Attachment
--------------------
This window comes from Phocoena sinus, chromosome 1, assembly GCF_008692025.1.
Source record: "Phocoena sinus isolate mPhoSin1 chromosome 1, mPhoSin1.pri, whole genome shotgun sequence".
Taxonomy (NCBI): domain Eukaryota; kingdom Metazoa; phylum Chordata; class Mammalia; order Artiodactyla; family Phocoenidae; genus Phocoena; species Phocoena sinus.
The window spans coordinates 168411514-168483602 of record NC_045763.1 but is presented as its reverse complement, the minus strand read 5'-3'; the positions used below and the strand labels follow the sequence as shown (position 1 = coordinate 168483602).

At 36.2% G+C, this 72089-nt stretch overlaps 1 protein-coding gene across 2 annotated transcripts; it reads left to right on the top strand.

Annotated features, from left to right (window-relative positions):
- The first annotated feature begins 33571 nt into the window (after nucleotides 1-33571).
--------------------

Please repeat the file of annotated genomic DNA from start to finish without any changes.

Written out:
This window comes from Phocoena sinus, chromosome 1, assembly GCF_008692025.1.
Source record: "Phocoena sinus isolate mPhoSin1 chromosome 1, mPhoSin1.pri, whole genome shotgun sequence".
Taxonomy (NCBI): domain Eukaryota; kingdom Metazoa; phylum Chordata; class Mammalia; order Artiodactyla; family Phocoenidae; genus Phocoena; species Phocoena sinus.
The window spans coordinates 168411514-168483602 of record NC_045763.1 but is presented as its reverse complement, the minus strand read 5'-3'; the positions used below and the strand labels follow the sequence as shown (position 1 = coordinate 168483602).

At 36.2% G+C, this 72089-nt stretch overlaps 1 protein-coding gene across 2 annotated transcripts; it reads left to right on the top strand.

Annotated features, from left to right (window-relative positions):
- The first annotated feature begins 33571 nt into the window (after nucleotides 1-33571).